James Madison Papers

To James Madison from James Wilkinson, 26 November 1805

From James Wilkinson

St. Louis Novr. 26th 05


To promote the presidential Views relatively to the transfer, of our wide spread Setlers in the lower Districts of this Territory, to some other Quarter of our Domain,1 I have availed myself of the agency of a few Persons of observation & influence, and have the enclosed communications of a Mr. Bond,2 (whose Letters have before been transmited to you). The Object appears to be attainable, provided the necessary measures are adopted by Government, & a sound cooperation of the territorial officers should be faithfully observed.

But sir in regard to this very desirable cooperation, I must acknowledge my expectations are faint; and it mortifies me to be obliged to expose to you, the chief cause of my apprehensions, in the Memoranda under cover,3 which portray the public Conduct of Judge Lucas, who before a lisp of controversy between us, pursues me from the great Landed Interests of the Country, where he had rendered my Interference necessary, to Scenes of private amusement, in which I have neither Agency nor participation.

You have under cover the Proclamation which has excited so much resentment, & an official Letter to the Recorder on the same subject,4 the motives of my Conduct on this occasion are set forth in these Documents, and I rest their Policy & expediency on the nature of the case, the Judgment of my predecessor (Governor Harrison) and the 9th. Section of the Law, “further providing for the Government of the District of Louisiana.”5 If I have Erred the intention will I hope extenuate my Error, but the conflicting opinions of the first officers of this Government, on a point of such Magnitude, appear to render the interposition of the competent Authority necessary, to the preservation of the rights & Interests of Individuals & of the public.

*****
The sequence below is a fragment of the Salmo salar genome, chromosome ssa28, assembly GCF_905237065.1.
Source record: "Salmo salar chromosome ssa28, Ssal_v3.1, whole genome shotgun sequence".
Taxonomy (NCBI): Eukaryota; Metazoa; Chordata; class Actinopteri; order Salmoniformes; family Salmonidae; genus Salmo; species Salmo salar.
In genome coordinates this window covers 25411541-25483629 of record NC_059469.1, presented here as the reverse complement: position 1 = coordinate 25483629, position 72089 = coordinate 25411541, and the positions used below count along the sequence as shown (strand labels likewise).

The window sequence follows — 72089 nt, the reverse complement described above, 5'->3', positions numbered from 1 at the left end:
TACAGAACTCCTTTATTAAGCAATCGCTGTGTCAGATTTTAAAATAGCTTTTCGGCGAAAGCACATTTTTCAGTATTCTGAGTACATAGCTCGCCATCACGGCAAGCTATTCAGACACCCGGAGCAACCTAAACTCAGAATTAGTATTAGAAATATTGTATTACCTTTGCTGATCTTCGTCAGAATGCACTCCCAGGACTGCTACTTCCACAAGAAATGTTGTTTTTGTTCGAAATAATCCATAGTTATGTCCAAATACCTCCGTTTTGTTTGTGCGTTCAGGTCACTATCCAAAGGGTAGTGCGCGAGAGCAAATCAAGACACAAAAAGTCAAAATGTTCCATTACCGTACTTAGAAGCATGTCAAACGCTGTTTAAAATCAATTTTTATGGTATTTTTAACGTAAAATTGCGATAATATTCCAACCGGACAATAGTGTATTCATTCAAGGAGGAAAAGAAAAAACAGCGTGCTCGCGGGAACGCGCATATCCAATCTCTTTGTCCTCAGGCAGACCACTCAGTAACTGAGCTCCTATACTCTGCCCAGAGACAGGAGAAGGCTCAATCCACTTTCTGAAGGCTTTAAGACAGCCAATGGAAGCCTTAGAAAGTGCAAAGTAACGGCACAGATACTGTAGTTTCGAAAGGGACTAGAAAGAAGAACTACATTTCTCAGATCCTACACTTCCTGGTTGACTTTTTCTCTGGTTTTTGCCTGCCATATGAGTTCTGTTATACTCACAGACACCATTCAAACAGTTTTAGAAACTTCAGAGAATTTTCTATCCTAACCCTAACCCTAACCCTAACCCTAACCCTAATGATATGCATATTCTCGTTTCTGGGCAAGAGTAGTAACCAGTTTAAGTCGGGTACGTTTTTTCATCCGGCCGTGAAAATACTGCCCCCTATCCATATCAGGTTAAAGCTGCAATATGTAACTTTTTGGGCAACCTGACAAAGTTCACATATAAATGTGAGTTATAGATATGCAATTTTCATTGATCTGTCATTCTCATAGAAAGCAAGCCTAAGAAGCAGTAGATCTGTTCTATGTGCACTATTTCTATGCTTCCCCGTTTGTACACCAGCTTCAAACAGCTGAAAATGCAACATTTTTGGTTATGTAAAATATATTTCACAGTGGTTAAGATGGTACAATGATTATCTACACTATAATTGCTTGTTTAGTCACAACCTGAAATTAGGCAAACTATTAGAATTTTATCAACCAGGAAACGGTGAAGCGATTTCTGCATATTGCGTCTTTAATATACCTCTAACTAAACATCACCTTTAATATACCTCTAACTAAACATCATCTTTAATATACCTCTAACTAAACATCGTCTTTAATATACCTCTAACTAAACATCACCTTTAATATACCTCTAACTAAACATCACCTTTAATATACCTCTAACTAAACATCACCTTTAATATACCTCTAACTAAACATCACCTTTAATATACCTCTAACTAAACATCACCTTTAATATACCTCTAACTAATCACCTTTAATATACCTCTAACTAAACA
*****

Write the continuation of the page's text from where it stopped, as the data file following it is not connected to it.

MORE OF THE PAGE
I have been warned by the public denounciations of a Cabal of public officers, who have opposed themselves to me, that Effectual measures would be taken to remove me from office, but I had no Idea until a recent detection, that attempts could be made to suborn testimony for the purpose; This foul Measure is exposed in the Documents marked No. 16 & I hold in my possession the Deposition of which you have a Copy, in the Hand writing of Major Seth Hunt,7 I make this exposition with pain, but I have deemed it necessary, to guard against the Effects of similar attempts, which may be more successfully made.

You sir will I hope excuse me for trespassing such details upon you, and I hope the president will pardon my Solicitude to defend my Conduct against sinister Intrigues, since I am bound by an awful responsibility to justify his confidence, by a fair, Honourable & (as far as my capacities extend) able administration of the trust, which he has been pleased to repose in me. With perfect respect I am sir Your Obe Svt

Ja Wilkinson

RC and enclosures (DNA: RG 46, President’s Messages, 9B–A3). For surviving enclosures, see nn. 2–3 and 7.

1See Wilkinson to JM, 24 Aug. 1805, and n. 1.

2The enclosure (3 pp.; certified by Wilkinson) is a copy of Edward F. Bond to Wilkinson, 15 Nov. 1805, stating that sentiment in the Cape Girardeau region for exchanging the settlers’ land there for lands east of the Mississippi was gaining ground, partly because “many of the Inhabitants of this District [are] of such a turbulent restless Character, and have such predilection for wandering, [they] would move any where for the sake of change novelty and a new and unpeopled Country where they could indulge themselves in their favorite amusements and occupations, of hunting and raising Stock in what they term Range”; that others, who had formerly boasted of their attachment to the United States, were thinking of “going to the Spaniards, their Old Masters”; that it was rumored that the Spanish were very generous with land grants to new settlers; that some of these men were going because they had heard that Louis and William Lorimier, who were unpopular, had been nominated as militia officers, but Bond believed the complainers would join the militia in the end; that no new settlers had arrived at Cape Girardeau; and that Col. John B. Scott had suggested raising a light horse company, which could become very popular with the younger men.